10 Award-Winning Books with Strong African-American Protagonists

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By Common Sense Media

All the excellent, award-winning books on this list celebrate African-American people and culture — and all are great picks for your kids.

Last Stop on Market Street  By Matt de la Pena Tender story of Nana showing grandson city beauty via bus. Recommended for ages 3 and older (G.P.  Putnam’s Sons, 2015) Jazz on a Saturday Night  By Leo Dillon and Diane Dillon Kids will groove to this toe-tapping treasure. Recommended for ages 4 and older (Blue Sky Press, 2008)

Trombone Shorty

By Troy Andrews

Fun, upbeat story of a boy, a trombone, and jazz. Recommended for ages 4 and older

(Harry N Abrams, 2016)


By Misty Copeland

Soaring, rhythmic story for dancers with big dreams. Recommended for ages 5 and older

(Putnam Juvenile, 2014)

Henry’s Freedom Box

By Ellen Levine

Heartrending but hopeful, true story of slave boy’s escape.

Recommended for ages 5 and older

(Scholastic Press, 2008)

When the Beat Was Born: DJ Kool Herc and the Creation of Hip Hop

By Laban Carrick Hill

Insightful, kid-friendly intro to the history of hip-hop.

Recommended for ages 6 and older

(Roaring Brook Press, 2013)

Gone Crazy in Alabama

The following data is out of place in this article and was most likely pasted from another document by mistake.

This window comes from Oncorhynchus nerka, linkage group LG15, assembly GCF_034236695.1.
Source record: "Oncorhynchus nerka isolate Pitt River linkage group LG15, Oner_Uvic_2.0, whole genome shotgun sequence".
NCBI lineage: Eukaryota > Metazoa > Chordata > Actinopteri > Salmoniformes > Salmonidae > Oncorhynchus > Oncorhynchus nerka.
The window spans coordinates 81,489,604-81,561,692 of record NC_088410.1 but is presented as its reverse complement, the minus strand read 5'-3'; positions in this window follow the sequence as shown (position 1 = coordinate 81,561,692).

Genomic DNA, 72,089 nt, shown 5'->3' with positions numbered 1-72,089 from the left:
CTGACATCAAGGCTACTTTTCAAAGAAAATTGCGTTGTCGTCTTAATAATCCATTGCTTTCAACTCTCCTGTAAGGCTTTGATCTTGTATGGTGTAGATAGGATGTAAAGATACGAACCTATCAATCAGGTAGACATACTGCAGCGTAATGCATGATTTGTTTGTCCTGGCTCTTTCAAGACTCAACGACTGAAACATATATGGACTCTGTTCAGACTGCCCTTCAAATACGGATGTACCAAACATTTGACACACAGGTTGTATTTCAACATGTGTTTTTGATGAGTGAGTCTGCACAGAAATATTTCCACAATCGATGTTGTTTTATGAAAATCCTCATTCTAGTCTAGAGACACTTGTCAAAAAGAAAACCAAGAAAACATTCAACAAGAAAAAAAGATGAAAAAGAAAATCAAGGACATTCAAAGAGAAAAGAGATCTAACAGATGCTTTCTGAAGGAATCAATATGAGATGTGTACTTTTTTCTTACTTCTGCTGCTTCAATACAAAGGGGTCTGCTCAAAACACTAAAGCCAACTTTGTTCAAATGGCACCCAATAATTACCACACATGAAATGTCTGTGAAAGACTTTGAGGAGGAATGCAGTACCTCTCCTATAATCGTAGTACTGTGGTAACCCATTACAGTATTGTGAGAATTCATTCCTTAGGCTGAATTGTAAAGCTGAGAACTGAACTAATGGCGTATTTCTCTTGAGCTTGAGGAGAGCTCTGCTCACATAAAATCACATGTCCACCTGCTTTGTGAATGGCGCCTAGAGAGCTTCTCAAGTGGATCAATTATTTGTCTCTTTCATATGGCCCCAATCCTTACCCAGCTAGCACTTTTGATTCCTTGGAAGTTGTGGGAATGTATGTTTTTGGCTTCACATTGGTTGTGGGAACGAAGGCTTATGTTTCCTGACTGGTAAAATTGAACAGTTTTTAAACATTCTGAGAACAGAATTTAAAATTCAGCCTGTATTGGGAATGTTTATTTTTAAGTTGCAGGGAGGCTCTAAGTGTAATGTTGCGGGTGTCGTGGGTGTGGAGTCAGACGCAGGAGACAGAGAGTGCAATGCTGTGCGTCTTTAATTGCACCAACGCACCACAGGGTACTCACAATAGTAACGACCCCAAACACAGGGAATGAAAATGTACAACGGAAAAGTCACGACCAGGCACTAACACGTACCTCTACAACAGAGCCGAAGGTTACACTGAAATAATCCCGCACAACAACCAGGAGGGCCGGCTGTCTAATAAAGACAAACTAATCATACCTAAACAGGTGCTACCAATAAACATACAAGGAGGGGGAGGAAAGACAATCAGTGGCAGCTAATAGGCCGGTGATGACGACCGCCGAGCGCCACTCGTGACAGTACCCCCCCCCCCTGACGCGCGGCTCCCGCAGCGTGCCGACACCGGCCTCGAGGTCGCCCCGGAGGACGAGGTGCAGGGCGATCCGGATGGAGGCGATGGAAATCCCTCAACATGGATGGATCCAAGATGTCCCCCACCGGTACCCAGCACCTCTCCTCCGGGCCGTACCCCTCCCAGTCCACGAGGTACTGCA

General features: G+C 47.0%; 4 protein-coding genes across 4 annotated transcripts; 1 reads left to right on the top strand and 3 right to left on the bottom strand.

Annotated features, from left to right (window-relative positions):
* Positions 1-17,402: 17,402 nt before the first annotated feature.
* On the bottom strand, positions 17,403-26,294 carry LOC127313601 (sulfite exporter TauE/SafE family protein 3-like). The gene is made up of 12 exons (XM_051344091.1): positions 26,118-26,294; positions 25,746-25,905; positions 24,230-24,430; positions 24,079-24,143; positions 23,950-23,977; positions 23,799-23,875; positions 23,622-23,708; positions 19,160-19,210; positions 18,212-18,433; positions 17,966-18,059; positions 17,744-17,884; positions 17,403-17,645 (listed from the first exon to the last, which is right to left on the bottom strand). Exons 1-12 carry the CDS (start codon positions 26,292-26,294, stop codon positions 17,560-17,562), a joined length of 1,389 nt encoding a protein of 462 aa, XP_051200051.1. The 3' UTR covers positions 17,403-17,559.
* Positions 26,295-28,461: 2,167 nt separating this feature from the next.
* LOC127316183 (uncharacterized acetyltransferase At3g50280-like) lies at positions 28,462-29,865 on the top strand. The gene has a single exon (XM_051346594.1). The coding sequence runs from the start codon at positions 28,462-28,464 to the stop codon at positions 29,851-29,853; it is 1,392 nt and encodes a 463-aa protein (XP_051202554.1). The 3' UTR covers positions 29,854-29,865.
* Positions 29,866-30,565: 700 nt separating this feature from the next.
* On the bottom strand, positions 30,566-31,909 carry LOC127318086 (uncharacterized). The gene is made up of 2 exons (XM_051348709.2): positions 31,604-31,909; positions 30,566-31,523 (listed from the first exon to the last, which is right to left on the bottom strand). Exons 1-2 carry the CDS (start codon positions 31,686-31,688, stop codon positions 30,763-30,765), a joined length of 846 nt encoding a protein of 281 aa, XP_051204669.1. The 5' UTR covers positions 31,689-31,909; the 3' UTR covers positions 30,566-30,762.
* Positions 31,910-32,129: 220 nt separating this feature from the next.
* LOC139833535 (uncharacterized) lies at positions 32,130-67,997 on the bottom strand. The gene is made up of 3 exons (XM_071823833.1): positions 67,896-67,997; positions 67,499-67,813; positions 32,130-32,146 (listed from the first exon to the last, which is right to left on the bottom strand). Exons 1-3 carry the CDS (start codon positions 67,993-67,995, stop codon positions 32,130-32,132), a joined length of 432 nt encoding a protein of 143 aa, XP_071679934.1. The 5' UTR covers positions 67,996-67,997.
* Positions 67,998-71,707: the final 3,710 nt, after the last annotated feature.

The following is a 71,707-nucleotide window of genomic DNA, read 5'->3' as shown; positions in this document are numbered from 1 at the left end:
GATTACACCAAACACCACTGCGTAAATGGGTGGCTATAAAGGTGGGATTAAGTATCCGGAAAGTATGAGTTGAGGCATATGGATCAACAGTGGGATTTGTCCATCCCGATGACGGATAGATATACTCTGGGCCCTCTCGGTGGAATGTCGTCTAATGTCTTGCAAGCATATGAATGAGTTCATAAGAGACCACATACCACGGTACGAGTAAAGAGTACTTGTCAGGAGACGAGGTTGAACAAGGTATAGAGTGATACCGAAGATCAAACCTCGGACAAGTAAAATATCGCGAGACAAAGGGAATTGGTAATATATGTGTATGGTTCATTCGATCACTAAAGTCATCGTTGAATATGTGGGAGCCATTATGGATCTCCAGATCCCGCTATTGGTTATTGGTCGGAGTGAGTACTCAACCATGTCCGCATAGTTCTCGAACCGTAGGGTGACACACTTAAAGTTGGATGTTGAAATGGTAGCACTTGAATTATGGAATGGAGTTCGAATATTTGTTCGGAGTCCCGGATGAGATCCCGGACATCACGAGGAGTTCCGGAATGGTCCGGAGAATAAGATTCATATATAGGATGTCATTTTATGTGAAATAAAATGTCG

By Rita Williams-Garcia

Harrowing tale of Gaither girls’ summer in the South.

Recommended for ages 8 and older

(Amistad, 2015)

Bud, Not Buddy

By Christopher Paul Curtis

Well-crafted tale of an orphan’s search for home.

Recommended for ages 9 and older

(Random House, 1999)

Elijah of Buxton

By Christopher Paul Curtis

Humorous, powerful, masterful escaped-slave tale.

Recommended for ages 9 and older

(Scholastic Inc., 2007)

P.S. Be Eleven

B y Rita Williams-Garcia

Tween coming-of-age set amid shifting family, ’60s dynamics.

Recommended for ages 9 and older

(Amistad, 2013)

Common Sense Media
Tinybeans Voices Contributor

Common Sense Media is an independent nonprofit organization offering unbiased ratings and trusted advice to help families make smart media and technology choices. Check out our ratings and recommendations at www.commonsense.org.